Both teams were originally scheduled to have another match in the evening, but as events involving kayakers always manage to run late, the organisers decided to cut the games short and complete proceedings in the morning. We hastened to buy takeaway for dinner, purchase food for tomorrow and get ready for a night in Viper (Glasgow’s top west end club). Our lovely hosts from the University of Glasgow taught us some new games, and we were soon dancing the night away.

Photo Credit Kathryn Haddick
Canoe polo in the day. Photo credit Kathryn Haddick

Morning dawned bright and early. As the sun was out and we were excited for more polo, we had to forgo a bacon breakfast, instead simply packing our things and heading back to Pinkston. It is amazing, though, what a difference sun can make to the feeling of a bunch of students with slightly sore heads. Everyone was dancing and drinking tea before long and feeling well-prepared for the day ahead. Unfortunately the course wasn’t quite ready, being iced over (not surprising considering that the car had said it was minus 6 degrees on the way over). Some of the more hearty members of GUCC were soon using their boats as ice breakers, but it still took a good 2 hours for the ice to thaw enough for the girls’ team to get started with the first match against Stirling.

This game was faster paced than the evening before, and we ended up drawing 1-1, after another top effort. This was quickly followed by another game with Aberdeen, where we conceded an unfortunate goal to lose in the final minutes.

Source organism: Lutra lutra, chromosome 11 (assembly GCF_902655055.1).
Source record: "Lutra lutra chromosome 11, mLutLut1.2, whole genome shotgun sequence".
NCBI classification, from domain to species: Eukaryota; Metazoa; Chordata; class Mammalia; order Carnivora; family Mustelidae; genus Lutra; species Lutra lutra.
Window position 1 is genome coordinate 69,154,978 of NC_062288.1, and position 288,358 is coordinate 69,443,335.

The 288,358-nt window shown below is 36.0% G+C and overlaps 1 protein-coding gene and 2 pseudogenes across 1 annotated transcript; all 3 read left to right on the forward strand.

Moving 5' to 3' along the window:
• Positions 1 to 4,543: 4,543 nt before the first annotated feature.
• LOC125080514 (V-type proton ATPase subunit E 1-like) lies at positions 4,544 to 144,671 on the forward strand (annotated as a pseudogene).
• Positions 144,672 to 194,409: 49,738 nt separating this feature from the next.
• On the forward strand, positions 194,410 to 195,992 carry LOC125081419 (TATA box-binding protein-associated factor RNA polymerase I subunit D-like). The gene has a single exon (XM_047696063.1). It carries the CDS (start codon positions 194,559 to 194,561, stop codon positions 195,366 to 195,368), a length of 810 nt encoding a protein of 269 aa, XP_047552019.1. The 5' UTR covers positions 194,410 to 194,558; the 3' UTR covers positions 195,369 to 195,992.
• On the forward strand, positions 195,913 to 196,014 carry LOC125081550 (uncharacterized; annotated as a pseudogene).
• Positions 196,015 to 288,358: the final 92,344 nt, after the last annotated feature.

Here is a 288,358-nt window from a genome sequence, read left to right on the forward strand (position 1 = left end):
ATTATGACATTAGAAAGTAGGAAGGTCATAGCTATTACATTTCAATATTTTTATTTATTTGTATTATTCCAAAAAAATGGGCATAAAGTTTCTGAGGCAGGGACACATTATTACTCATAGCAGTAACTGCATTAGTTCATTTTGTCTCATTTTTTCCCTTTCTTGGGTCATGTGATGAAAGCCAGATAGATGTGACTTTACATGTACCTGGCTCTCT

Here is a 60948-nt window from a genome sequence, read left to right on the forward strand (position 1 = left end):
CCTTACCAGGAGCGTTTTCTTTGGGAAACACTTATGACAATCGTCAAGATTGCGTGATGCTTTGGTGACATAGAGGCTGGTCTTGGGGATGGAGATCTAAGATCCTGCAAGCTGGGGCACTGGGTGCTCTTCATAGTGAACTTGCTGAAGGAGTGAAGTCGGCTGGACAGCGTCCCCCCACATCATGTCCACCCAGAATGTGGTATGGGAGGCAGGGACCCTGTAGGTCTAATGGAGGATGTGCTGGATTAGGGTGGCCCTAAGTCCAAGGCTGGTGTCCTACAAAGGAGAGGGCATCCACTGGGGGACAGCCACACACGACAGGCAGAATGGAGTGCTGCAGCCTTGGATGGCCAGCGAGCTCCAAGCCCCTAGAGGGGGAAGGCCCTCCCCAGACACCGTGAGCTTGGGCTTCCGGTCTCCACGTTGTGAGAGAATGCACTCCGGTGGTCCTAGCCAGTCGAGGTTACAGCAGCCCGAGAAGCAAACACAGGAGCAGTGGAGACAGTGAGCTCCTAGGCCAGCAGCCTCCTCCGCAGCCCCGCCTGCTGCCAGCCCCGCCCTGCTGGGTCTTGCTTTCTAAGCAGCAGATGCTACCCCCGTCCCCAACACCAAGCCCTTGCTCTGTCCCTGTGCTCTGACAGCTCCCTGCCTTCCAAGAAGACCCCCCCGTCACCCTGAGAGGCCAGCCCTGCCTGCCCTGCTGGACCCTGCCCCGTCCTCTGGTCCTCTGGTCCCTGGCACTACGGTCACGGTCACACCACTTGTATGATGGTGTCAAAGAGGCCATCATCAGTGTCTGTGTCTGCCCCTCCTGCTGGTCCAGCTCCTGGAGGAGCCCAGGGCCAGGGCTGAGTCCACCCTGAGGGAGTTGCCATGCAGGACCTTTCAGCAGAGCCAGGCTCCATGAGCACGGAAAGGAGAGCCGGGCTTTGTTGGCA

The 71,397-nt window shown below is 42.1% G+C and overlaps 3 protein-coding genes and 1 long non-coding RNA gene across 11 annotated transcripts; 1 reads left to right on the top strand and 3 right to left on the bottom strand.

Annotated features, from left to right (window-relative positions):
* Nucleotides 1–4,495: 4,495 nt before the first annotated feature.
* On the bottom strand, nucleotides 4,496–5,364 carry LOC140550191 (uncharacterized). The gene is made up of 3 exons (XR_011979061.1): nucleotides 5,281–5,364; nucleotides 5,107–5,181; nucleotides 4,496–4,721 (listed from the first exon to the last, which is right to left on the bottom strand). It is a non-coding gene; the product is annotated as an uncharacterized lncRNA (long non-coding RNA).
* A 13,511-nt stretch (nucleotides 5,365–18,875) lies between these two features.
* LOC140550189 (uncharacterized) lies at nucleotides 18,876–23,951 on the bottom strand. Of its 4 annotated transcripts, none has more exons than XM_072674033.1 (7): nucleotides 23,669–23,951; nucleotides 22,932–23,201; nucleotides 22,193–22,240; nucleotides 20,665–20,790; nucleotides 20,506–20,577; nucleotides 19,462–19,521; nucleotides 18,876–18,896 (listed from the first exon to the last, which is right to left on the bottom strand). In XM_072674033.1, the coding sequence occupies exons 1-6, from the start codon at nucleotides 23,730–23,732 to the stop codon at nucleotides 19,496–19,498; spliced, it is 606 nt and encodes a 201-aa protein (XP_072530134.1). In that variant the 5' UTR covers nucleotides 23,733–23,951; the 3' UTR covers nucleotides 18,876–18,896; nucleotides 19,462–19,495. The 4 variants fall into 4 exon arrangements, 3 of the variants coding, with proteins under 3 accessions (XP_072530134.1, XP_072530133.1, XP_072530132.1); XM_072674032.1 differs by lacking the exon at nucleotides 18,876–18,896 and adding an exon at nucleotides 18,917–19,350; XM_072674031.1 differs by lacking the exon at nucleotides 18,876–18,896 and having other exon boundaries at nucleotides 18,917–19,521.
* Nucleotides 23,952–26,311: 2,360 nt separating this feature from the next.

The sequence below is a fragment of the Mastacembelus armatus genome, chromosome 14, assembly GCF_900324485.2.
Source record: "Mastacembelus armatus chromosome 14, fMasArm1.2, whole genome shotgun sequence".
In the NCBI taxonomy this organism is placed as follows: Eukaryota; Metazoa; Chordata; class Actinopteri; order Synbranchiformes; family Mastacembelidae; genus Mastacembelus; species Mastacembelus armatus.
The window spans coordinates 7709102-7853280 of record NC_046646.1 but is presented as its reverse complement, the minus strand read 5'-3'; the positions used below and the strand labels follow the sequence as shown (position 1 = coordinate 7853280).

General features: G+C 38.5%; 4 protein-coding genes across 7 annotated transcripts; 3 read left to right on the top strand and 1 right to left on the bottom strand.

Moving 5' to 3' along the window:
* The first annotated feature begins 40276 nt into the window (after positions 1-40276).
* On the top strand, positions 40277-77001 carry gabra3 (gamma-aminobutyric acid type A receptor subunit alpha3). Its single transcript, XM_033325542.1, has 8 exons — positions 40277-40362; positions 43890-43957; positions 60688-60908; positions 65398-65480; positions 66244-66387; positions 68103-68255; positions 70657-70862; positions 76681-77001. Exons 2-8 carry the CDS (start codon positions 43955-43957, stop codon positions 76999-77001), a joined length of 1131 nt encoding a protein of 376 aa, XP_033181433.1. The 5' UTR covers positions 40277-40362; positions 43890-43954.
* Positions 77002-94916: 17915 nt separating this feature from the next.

Meanwhile, the ‘A’ team were sitting around eating Doritos (a standard pastime for canoers), supporting the team and generally readying themselves for their two matches. By the time the schedule moved down to them it was around lunch time. Both matches included so excellent ball skills and some harsh binning in to the icy depths. The ‘A’ team had never played together before and gave a mammoth show of strength against most teams, while the girls watched from a prime parking position.

The games included some excellent polo and a few swims (from some very brave people). Before long, we found out that the ‘A’ team had made it in to the semi-finals; their first finalists match involving a large amount of carnage as binning occured all over the place and two of the opposing team being sin-binned, but STAUCC held their own and made it into the plate final against Aberdeen B. In the final, they played excellently, trying their utmost to make it through the defence and scoring 3 goals in total. The match was a tense one, with Aberdeen B ending with 2 goals and the girls on the jetty wondering and praying Aberdeen B would not score again. Ultimately, we held out to win, and some emotional hugging and congratulations followed. After warm showers, the teams were treated to another excellent sunset, before packing the cars up to head back to St Andrews.

Overall, then, it had been an excellent, hugely enjoyable competition, despite the freezing temperatures, in which we had played well and given ourselves a sizeable confidence boost for the upcoming division matches later in the month. A bit of a change from our usual river paddling, admittedly, but with all the same old laughter and team support.